Articles Posted in Personal Injury

Too often we read in the news about fatal accidents involving a cyclist in Florida roads. Many people ask about fault and liability in the event of these incidents. Even more riders are concerned about the lack of criminal action taken against negligent or even hostile automobile drivers when a cyclist is injured. Concerns about cyclist safety laws should be raised to your local state legislators. However, consider that it is already “illegal” to hurt or kill someoone with a car. Martin Law Firm aggressively prosecutes civil cases against car drivers who injure or kill cyclists. That being said, we’d rather you be safe and unhurt and not in need of our services. The first step in safety is to fully understand the rules of the road. Below we’ve written out a brief summary of the laws in Florida. This isn’t comprehensive, so we encourage you to educate yourself further.

A Bicycle is a Vehicle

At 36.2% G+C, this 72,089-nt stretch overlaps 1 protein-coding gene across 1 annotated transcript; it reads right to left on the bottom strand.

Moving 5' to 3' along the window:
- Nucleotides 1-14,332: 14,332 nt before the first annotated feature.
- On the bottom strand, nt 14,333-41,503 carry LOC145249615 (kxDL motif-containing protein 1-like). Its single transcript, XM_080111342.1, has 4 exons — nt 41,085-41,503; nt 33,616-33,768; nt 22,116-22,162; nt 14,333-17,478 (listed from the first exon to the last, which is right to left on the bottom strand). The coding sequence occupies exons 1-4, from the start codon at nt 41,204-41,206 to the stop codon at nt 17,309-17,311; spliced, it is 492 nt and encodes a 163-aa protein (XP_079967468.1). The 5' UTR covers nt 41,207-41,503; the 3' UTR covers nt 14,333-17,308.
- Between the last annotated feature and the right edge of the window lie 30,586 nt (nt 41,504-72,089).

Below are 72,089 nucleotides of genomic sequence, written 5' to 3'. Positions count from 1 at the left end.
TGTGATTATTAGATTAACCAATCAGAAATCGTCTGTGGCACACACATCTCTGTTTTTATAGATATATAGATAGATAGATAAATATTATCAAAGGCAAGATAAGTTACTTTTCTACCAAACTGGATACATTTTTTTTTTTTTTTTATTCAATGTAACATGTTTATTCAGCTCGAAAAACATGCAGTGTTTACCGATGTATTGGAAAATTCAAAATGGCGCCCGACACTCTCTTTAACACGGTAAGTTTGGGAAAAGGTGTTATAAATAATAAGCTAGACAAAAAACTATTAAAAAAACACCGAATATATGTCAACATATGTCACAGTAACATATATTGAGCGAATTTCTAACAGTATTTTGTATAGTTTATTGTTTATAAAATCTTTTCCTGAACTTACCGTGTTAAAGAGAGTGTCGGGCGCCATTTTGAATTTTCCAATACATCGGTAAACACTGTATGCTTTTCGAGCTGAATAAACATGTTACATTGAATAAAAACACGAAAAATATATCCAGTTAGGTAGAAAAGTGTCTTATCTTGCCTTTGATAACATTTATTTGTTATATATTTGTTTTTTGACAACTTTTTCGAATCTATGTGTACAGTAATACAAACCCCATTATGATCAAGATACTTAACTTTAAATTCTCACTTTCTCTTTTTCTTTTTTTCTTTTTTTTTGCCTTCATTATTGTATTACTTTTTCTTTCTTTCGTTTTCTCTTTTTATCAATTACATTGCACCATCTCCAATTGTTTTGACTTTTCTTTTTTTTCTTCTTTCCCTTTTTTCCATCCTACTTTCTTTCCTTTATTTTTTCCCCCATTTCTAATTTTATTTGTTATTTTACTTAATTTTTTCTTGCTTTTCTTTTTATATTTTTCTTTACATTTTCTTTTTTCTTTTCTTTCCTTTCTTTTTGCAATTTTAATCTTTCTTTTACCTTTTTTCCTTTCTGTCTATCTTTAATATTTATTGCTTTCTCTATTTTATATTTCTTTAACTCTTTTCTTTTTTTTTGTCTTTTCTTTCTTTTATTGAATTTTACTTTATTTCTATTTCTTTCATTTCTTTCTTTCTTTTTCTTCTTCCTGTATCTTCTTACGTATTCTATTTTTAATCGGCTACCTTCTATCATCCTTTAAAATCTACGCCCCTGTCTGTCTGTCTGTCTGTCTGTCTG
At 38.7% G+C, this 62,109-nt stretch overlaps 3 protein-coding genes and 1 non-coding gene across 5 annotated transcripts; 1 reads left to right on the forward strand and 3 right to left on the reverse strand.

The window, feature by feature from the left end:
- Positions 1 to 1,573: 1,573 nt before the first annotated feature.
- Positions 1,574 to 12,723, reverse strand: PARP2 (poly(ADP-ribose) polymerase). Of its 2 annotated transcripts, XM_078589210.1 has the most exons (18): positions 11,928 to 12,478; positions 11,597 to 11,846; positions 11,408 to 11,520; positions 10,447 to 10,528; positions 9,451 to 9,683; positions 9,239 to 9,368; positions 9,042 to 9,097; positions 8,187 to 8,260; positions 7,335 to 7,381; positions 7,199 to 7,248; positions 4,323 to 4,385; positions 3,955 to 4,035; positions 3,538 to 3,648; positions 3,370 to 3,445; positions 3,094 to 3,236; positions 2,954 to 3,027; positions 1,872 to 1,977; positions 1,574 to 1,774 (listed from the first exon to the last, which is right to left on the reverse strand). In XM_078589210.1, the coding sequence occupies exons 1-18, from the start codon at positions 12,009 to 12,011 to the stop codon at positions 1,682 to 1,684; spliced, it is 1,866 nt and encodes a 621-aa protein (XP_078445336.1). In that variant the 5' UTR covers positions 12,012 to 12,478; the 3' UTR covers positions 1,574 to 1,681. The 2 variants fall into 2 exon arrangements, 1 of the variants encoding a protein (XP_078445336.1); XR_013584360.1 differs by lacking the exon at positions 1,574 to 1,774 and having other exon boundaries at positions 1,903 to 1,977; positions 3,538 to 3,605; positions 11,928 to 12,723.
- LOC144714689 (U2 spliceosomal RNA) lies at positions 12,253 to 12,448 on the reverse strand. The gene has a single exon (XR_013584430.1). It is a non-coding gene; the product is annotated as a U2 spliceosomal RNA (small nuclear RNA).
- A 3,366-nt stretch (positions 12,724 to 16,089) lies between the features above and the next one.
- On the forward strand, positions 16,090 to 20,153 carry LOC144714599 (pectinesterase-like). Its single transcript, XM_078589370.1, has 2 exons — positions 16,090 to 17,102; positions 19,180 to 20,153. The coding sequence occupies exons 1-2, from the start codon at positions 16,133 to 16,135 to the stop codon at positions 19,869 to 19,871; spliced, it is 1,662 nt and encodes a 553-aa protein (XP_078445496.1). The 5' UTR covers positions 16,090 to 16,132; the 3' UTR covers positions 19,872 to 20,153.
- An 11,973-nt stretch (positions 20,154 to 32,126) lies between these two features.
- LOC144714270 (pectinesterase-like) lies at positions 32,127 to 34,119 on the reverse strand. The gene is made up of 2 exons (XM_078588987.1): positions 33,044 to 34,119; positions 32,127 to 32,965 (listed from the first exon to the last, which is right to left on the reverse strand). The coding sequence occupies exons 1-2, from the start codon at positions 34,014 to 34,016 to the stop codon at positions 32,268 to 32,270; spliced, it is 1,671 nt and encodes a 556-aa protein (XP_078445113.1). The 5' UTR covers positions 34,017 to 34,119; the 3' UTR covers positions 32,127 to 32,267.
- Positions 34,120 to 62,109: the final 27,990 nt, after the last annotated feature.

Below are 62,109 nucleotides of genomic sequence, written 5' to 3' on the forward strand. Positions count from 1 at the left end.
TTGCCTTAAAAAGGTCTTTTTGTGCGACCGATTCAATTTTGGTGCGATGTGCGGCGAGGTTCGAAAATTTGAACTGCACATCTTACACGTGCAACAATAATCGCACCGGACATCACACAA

Under Florida law, a bicycle is a vehicle and a bicyclist is a driver. The bicycle riders enjoy the same rights and must obey the same rules as a motor vehicle driver. A big difference is that the unarmoured biker is much more susceptible to injury when an accident occurs. Florida Statute 316.2065 contains the bicycle regulations. Some of the statutes deal with wearing protective gear while others dictate how a bicyclist may travel the roadways. A bicycle rider under the age of sixteen must wear a properly fitted helmet. Proper rules are extremely important since the number of accidents involving bicyclists is very high. A study done by the Florida Department of Highway Safety and Motor Vehicles looked at the number of bicycle injuries and fatalities that occurred on the highways during a ten year time span. The number of bicycle accident injuries in 2000 was about 4,585 and the number of fatalities in that year was 83. Ten years later, in 2009, the number of injuries stayed almost the same with around 4,376, and the number of fatalities increased to 100.